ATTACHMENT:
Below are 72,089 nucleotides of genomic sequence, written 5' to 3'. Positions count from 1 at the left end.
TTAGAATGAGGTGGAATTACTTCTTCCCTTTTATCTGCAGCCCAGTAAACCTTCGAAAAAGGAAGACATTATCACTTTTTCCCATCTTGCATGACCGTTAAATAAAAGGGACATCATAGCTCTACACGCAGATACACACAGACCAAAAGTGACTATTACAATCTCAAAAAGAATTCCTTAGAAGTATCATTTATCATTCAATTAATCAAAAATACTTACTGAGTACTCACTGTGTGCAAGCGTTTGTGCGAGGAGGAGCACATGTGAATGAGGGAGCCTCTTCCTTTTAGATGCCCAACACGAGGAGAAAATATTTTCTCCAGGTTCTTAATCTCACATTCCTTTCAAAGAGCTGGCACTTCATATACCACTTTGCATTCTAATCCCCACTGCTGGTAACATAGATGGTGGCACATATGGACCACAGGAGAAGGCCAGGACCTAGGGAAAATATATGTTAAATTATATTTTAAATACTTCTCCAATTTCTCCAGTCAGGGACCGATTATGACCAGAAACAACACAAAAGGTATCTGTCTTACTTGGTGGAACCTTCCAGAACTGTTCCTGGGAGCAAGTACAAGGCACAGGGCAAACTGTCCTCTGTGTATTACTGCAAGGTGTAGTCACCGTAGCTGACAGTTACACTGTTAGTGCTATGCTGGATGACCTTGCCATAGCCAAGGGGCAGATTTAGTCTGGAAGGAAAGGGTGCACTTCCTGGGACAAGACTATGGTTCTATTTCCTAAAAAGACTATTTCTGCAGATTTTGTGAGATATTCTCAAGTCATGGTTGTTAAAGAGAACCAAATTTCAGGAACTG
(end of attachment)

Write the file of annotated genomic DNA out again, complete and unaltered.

Below are 72,089 nucleotides of genomic sequence, written 5' to 3'. Positions count from 1 at the left end.
TTAGAATGAGGTGGAATTACTTCTTCCCTTTTATCTGCAGCCCAGTAAACCTTCGAAAAAGGAAGACATTATCACTTTTTCCCATCTTGCATGACCGTTAAATAAAAGGGACATCATAGCTCTACACGCAGATACACACAGACCAAAAGTGACTATTACAATCTCAAAAAGAATTCCTTAGAAGTATCATTTATCATTCAATTAATCAAAAATACTTACTGAGTACTCACTGTGTGCAAGCGTTTGTGCGAGGAGGAGCACATGTGAATGAGGGAGCCTCTTCCTTTTAGATGCCCAACACGAGGAGAAAATATTTTCTCCAGGTTCTTAATCTCACATTCCTTTCAAAGAGCTGGCACTTCATATACCACTTTGCATTCTAATCCCCACTGCTGGTAACATAGATGGTGGCACATATGGACCACAGGAGAAGGCCAGGACCTAGGGAAAATATATGTTAAATTATATTTTAAATACTTCTCCAATTTCTCCAGTCAGGGACCGATTATGACCAGAAACAACACAAAAGGTATCTGTCTTACTTGGTGGAACCTTCCAGAACTGTTCCTGGGAGCAAGTACAAGGCACAGGGCAAACTGTCCTCTGTGTATTACTGCAAGGTGTAGTCACCGTAGCTGACAGTTACACTGTTAGTGCTATGCTGGATGACCTTGCCATAGCCAAGGGGCAGATTTAGTCTGGAAGGAAAGGGTGCACTTCCTGGGACAAGACTATGGTTCTATTTCCTAAAAAGACTATTTCTGCAGATTTTGTGAGATATTCTCAAGTCATGGTTGTTAAAGAGAACCAAATTTCAGGAACTG